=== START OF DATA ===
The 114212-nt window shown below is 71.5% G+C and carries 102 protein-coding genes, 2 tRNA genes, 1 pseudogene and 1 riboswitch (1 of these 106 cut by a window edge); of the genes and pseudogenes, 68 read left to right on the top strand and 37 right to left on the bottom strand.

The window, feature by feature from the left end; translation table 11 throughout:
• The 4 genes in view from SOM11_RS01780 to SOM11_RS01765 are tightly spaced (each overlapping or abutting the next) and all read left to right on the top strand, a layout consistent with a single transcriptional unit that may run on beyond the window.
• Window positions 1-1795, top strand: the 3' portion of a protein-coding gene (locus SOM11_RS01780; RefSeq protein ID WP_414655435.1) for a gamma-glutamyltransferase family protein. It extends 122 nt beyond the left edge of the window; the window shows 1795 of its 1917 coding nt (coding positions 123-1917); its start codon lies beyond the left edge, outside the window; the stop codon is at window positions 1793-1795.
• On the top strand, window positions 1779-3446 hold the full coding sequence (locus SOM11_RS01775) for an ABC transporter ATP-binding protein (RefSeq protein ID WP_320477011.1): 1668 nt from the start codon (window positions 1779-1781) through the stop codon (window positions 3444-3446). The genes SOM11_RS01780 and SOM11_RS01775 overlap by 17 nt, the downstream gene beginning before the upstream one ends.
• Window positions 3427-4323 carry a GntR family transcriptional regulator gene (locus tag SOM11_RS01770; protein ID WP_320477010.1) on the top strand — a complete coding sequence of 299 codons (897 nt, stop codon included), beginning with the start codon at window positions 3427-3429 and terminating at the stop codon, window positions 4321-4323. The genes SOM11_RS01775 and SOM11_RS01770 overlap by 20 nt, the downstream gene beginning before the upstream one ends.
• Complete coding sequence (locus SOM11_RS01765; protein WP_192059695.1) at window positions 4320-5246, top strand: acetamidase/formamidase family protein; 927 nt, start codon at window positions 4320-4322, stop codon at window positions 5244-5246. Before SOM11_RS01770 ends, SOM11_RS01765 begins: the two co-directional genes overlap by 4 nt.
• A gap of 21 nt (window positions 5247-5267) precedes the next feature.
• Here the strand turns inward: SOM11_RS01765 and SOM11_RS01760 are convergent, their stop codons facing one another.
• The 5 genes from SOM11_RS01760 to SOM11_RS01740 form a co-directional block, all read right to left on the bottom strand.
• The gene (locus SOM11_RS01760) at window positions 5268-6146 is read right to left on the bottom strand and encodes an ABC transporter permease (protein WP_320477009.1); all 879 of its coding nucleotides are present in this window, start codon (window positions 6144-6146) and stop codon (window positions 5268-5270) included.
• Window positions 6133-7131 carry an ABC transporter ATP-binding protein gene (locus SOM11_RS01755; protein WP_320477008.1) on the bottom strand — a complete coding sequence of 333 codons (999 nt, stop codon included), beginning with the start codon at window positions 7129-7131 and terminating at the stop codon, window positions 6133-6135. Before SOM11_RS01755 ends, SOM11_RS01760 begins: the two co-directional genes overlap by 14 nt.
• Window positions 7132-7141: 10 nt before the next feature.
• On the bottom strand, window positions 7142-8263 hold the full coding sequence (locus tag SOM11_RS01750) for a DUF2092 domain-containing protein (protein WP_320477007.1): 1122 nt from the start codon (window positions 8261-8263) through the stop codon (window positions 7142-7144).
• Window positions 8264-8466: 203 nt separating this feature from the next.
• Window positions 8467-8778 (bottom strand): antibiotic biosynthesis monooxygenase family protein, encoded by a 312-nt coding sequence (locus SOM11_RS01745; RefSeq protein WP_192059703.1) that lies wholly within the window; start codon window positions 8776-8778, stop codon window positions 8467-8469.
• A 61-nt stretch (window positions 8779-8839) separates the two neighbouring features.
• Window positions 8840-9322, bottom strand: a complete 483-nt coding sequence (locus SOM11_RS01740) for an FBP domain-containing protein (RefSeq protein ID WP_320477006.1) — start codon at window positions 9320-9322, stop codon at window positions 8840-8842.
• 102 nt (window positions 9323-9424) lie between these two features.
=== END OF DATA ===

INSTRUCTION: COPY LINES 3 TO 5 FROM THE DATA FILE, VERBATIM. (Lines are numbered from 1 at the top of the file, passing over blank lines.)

• The 4 genes in view from SOM11_RS01780 to SOM11_RS01765 are tightly spaced (each overlapping or abutting the next) and all read left to right on the top strand, a layout consistent with a single transcriptional unit that may run on beyond the window.
• Window positions 1-1795, top strand: the 3' portion of a protein-coding gene (locus SOM11_RS01780; RefSeq protein ID WP_414655435.1) for a gamma-glutamyltransferase family protein. It extends 122 nt beyond the left edge of the window; the window shows 1795 of its 1917 coding nt (coding positions 123-1917); its start codon lies beyond the left edge, outside the window; the stop codon is at window positions 1793-1795.
• On the top strand, window positions 1779-3446 hold the full coding sequence (locus SOM11_RS01775) for an ABC transporter ATP-binding protein (RefSeq protein ID WP_320477011.1): 1668 nt from the start codon (window positions 1779-1781) through the stop codon (window positions 3444-3446). The genes SOM11_RS01780 and SOM11_RS01775 overlap by 17 nt, the downstream gene beginning before the upstream one ends.